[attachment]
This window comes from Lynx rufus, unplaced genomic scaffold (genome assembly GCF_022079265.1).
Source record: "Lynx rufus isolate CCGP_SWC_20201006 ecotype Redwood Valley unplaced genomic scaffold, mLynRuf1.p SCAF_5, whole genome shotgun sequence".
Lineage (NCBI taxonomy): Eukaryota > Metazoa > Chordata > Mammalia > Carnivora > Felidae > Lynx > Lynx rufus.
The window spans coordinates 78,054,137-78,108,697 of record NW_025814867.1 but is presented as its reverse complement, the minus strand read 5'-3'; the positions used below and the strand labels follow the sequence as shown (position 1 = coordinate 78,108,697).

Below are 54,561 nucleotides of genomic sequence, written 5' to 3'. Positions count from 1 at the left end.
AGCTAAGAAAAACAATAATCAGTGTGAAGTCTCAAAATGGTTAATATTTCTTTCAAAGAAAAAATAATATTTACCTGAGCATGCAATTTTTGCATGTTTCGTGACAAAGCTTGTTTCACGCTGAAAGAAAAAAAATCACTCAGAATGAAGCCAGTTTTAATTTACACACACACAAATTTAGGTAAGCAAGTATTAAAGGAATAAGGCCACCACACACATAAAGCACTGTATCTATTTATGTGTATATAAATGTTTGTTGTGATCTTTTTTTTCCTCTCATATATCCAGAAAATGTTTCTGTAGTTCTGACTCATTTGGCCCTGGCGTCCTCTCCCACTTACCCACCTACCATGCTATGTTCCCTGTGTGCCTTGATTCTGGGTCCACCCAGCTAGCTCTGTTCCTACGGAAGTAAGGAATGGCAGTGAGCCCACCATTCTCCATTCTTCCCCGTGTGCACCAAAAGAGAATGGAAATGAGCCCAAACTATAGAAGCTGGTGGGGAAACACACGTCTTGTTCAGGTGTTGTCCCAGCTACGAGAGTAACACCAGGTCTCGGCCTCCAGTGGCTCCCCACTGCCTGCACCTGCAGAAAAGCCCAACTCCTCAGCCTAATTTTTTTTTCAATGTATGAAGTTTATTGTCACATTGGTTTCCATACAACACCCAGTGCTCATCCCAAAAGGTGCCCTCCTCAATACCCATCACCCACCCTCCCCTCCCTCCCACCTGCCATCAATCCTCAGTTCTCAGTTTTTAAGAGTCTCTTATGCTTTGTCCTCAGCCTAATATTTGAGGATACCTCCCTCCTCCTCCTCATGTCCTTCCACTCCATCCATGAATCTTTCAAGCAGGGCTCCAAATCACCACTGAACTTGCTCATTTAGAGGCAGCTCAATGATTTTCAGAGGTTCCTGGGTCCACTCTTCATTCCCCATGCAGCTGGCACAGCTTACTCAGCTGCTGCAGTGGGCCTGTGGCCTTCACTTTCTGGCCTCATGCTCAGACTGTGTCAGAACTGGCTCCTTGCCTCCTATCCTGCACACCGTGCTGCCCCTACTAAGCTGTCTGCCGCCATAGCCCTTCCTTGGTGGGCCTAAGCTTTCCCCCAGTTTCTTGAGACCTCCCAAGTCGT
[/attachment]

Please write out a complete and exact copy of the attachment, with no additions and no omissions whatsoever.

This window comes from Lynx rufus, unplaced genomic scaffold (genome assembly GCF_022079265.1).
Source record: "Lynx rufus isolate CCGP_SWC_20201006 ecotype Redwood Valley unplaced genomic scaffold, mLynRuf1.p SCAF_5, whole genome shotgun sequence".
Lineage (NCBI taxonomy): Eukaryota > Metazoa > Chordata > Mammalia > Carnivora > Felidae > Lynx > Lynx rufus.
The window spans coordinates 78,054,137-78,108,697 of record NW_025814867.1 but is presented as its reverse complement, the minus strand read 5'-3'; the positions used below and the strand labels follow the sequence as shown (position 1 = coordinate 78,108,697).

Below are 54,561 nucleotides of genomic sequence, written 5' to 3'. Positions count from 1 at the left end.
AGCTAAGAAAAACAATAATCAGTGTGAAGTCTCAAAATGGTTAATATTTCTTTCAAAGAAAAAATAATATTTACCTGAGCATGCAATTTTTGCATGTTTCGTGACAAAGCTTGTTTCACGCTGAAAGAAAAAAAATCACTCAGAATGAAGCCAGTTTTAATTTACACACACACAAATTTAGGTAAGCAAGTATTAAAGGAATAAGGCCACCACACACATAAAGCACTGTATCTATTTATGTGTATATAAATGTTTGTTGTGATCTTTTTTTTCCTCTCATATATCCAGAAAATGTTTCTGTAGTTCTGACTCATTTGGCCCTGGCGTCCTCTCCCACTTACCCACCTACCATGCTATGTTCCCTGTGTGCCTTGATTCTGGGTCCACCCAGCTAGCTCTGTTCCTACGGAAGTAAGGAATGGCAGTGAGCCCACCATTCTCCATTCTTCCCCGTGTGCACCAAAAGAGAATGGAAATGAGCCCAAACTATAGAAGCTGGTGGGGAAACACACGTCTTGTTCAGGTGTTGTCCCAGCTACGAGAGTAACACCAGGTCTCGGCCTCCAGTGGCTCCCCACTGCCTGCACCTGCAGAAAAGCCCAACTCCTCAGCCTAATTTTTTTTTCAATGTATGAAGTTTATTGTCACATTGGTTTCCATACAACACCCAGTGCTCATCCCAAAAGGTGCCCTCCTCAATACCCATCACCCACCCTCCCCTCCCTCCCACCTGCCATCAATCCTCAGTTCTCAGTTTTTAAGAGTCTCTTATGCTTTGTCCTCAGCCTAATATTTGAGGATACCTCCCTCCTCCTCCTCATGTCCTTCCACTCCATCCATGAATCTTTCAAGCAGGGCTCCAAATCACCACTGAACTTGCTCATTTAGAGGCAGCTCAATGATTTTCAGAGGTTCCTGGGTCCACTCTTCATTCCCCATGCAGCTGGCACAGCTTACTCAGCTGCTGCAGTGGGCCTGTGGCCTTCACTTTCTGGCCTCATGCTCAGACTGTGTCAGAACTGGCTCCTTGCCTCCTATCCTGCACACCGTGCTGCCCCTACTAAGCTGTCTGCCGCCATAGCCCTTCCTTGGTGGGCCTAAGCTTTCCCCCAGTTTCTTGAGACCTCCCAAGTCGT